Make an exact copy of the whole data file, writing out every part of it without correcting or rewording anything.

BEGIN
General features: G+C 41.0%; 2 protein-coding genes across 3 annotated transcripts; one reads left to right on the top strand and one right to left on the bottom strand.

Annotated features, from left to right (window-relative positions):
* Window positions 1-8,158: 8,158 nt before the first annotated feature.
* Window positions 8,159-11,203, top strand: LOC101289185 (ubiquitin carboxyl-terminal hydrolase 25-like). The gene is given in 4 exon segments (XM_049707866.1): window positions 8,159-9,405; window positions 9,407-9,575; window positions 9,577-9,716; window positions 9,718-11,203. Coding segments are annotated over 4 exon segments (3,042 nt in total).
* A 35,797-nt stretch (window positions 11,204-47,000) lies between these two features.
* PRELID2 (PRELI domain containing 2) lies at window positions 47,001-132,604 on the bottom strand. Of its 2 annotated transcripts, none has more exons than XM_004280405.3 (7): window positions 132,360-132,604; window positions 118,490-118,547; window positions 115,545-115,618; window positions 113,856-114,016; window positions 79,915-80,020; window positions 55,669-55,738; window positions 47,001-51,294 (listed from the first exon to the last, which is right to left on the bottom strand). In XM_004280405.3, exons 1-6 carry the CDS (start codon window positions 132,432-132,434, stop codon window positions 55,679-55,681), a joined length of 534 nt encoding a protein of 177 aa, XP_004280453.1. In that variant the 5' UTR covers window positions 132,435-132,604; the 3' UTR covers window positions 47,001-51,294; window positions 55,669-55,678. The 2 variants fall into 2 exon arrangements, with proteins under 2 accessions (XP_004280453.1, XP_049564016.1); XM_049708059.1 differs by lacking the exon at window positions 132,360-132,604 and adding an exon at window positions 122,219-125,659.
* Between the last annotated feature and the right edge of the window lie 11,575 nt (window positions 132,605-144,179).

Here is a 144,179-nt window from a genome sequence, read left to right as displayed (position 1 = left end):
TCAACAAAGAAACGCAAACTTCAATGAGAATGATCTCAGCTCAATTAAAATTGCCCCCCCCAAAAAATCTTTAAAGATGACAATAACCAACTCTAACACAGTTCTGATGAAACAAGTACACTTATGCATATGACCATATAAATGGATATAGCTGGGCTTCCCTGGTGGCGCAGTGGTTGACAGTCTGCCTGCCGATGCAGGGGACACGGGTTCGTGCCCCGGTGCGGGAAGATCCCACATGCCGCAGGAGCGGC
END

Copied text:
General features: G+C 41.0%; 2 protein-coding genes across 3 annotated transcripts; one reads left to right on the top strand and one right to left on the bottom strand.

Annotated features, from left to right (window-relative positions):
* Window positions 1-8,158: 8,158 nt before the first annotated feature.
* Window positions 8,159-11,203, top strand: LOC101289185 (ubiquitin carboxyl-terminal hydrolase 25-like). The gene is given in 4 exon segments (XM_049707866.1): window positions 8,159-9,405; window positions 9,407-9,575; window positions 9,577-9,716; window positions 9,718-11,203. Coding segments are annotated over 4 exon segments (3,042 nt in total).
* A 35,797-nt stretch (window positions 11,204-47,000) lies between these two features.
* PRELID2 (PRELI domain containing 2) lies at window positions 47,001-132,604 on the bottom strand. Of its 2 annotated transcripts, none has more exons than XM_004280405.3 (7): window positions 132,360-132,604; window positions 118,490-118,547; window positions 115,545-115,618; window positions 113,856-114,016; window positions 79,915-80,020; window positions 55,669-55,738; window positions 47,001-51,294 (listed from the first exon to the last, which is right to left on the bottom strand). In XM_004280405.3, exons 1-6 carry the CDS (start codon window positions 132,432-132,434, stop codon window positions 55,679-55,681), a joined length of 534 nt encoding a protein of 177 aa, XP_004280453.1. In that variant the 5' UTR covers window positions 132,435-132,604; the 3' UTR covers window positions 47,001-51,294; window positions 55,669-55,678. The 2 variants fall into 2 exon arrangements, with proteins under 2 accessions (XP_004280453.1, XP_049564016.1); XM_049708059.1 differs by lacking the exon at window positions 132,360-132,604 and adding an exon at window positions 122,219-125,659.
* Between the last annotated feature and the right edge of the window lie 11,575 nt (window positions 132,605-144,179).

Here is a 144,179-nt window from a genome sequence, read left to right as displayed (position 1 = left end):
TCAACAAAGAAACGCAAACTTCAATGAGAATGATCTCAGCTCAATTAAAATTGCCCCCCCCAAAAAATCTTTAAAGATGACAATAACCAACTCTAACACAGTTCTGATGAAACAAGTACACTTATGCATATGACCATATAAATGGATATAGCTGGGCTTCCCTGGTGGCGCAGTGGTTGACAGTCTGCCTGCCGATGCAGGGGACACGGGTTCGTGCCCCGGTGCGGGAAGATCCCACATGCCGCAGGAGCGGC